“Yes, the field is burning—but don’t worry, it will come back greener.” – John Thaxter Ghiorsi
During our 31 years in business, we have experienced a number of crises—9/11, Super Storm Sandy, the Great Recession—that have caused our nation to face unprecedented economic challenges. Our clients and colleagues were justifiably anxious about waging campaigns and carrying on with business as usual. While each of these situations presented financial hardships, philanthropy was a backbone to recovery, and in each case, when normalcy resumed, the fields indeed came back greener!
Americans are extraordinarily generous in good times and bad. Buoyed by that thought during those tumultuous periods, we offered our best advice, which remains just as germane in today’s social and economic climate. Of course, we have the additional layer of complexity in the form of COVID-19, a pandemic that is rewriting the rules of social engagement, at least for a time. Still, what we said to our clients, colleagues and friends in prior difficult times still resonates powerfully in the context of our current reality.
Here is our advice:
Key to managing change is being as informed as you can possibly be. Read, observe and understand the nature and totality of circumstances. Listen. And share what you learn by communicating often and openly with colleagues, donors and constituencies. Filter information carefully; be discriminating in separating the truth from the myth.
Go the extra mile with due diligence and discovery. Draw upon the depth of talent and experience around you, both peers and consultants. Even the most accomplished among us won’t be able to find the solutions alone. We are all in this together.
Individual situations differ greatly. Tailor decisions based on the specific nature and nuances of every situation. Avoid across-the-board decisions because no one size fits all. Trust your good judgment and instincts.
See the Forest for the Trees
It is enormously helpful to step back periodically and envision the big picture. This will reinforce the fact that the crisis will pass. Keep firmly in mind that the job at hand is to get through these difficult times and appreciate all that has and can be accomplished.
Keeping it simple will increase focus and help maintain a direction, a plan. Always come back to your organizational mission and vision. Your organization’s needs have not changed—they have only amplified.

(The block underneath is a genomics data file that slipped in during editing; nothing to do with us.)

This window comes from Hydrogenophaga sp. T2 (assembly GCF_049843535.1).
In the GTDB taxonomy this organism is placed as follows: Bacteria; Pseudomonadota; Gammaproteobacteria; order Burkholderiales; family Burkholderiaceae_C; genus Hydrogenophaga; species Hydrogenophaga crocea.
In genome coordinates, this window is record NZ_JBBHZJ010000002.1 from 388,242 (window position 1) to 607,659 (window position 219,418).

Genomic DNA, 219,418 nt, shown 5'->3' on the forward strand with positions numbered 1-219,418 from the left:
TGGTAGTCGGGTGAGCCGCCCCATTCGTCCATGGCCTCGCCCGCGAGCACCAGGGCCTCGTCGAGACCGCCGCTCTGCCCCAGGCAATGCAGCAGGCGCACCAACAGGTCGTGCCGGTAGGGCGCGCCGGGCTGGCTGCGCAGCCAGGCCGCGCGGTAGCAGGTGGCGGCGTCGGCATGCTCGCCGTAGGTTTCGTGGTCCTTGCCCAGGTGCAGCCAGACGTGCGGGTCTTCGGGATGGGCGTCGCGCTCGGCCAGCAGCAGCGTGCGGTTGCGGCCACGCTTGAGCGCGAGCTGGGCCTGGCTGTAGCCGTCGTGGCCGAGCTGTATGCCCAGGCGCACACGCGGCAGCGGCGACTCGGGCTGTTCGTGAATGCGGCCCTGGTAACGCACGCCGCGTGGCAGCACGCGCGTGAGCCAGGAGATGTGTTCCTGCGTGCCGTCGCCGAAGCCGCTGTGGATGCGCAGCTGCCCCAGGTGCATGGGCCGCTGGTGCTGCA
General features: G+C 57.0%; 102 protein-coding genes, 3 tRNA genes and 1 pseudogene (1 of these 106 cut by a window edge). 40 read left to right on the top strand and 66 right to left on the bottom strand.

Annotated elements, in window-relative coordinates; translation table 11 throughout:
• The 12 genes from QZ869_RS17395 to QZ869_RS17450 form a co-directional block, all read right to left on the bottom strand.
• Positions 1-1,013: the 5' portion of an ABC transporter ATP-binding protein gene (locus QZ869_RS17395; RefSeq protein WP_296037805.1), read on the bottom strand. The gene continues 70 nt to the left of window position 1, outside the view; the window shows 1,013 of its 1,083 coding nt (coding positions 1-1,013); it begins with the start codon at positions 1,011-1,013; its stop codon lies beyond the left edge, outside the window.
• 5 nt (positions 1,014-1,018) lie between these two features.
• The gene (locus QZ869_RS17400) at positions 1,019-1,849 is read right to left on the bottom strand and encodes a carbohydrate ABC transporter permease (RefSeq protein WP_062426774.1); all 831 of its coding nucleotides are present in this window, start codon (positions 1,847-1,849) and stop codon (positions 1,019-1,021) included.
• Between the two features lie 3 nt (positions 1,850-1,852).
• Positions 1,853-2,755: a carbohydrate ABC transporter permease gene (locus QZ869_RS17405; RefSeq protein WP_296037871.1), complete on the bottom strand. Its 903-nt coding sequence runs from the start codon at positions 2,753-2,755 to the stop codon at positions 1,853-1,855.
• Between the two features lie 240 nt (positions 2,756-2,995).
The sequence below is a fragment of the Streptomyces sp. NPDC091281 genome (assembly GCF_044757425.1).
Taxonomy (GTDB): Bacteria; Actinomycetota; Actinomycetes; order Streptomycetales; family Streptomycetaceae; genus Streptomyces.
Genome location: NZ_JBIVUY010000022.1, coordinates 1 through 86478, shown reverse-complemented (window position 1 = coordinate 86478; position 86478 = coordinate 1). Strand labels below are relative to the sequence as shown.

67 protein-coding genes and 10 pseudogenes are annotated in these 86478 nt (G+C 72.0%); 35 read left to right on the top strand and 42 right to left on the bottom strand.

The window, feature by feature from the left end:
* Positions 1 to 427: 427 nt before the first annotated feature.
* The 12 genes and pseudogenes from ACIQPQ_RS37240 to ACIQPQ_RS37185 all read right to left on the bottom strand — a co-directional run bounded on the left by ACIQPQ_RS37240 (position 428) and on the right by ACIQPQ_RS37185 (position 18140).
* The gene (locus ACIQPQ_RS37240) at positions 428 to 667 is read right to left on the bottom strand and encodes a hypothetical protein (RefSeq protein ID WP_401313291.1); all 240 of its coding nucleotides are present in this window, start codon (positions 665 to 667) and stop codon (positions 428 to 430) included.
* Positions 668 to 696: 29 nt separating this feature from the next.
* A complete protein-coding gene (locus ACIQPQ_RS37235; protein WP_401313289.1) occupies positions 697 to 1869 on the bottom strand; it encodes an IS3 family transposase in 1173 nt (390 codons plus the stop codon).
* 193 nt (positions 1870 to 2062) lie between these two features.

Stay out in front of work developments with your campaigns and development operations. Position yourself in lockstep with donors, prospects and volunteers to better read the signs and get a sense of what they are thinking. Play through scenarios and be ready to respond. Anticipate!
Nurture Existing Relationships
Of necessity, donors will be much more discerning about whom they support. Naturally, those with whom you have close relationships will always prevail. It is crucial to stay close to your donors, redouble stewardship efforts and nurture close relationships. Your best prospect is a previous donor.
Integrity is the Watchword
Our business of raising money has no more important core value than integrity. It is the foundation of all strong relationships and governs our work ethic. Now more than ever we are called upon to apply sound principles coupled with open, honest communication. This is the conduit to that special trust, which is the hallmark of philanthropy.
Let patience, persistence, and great sensitivity guide your work and keep you on course in sustaining your organization’s mission and philanthropic endeavors.
All of us at GSI are here to help you navigate these troubled waters. We invite current clients, prior clients and all colleagues in our special industry to reach out to us with questions, concerns and advice of your own. We are in this together!
Be safe and stay healthy.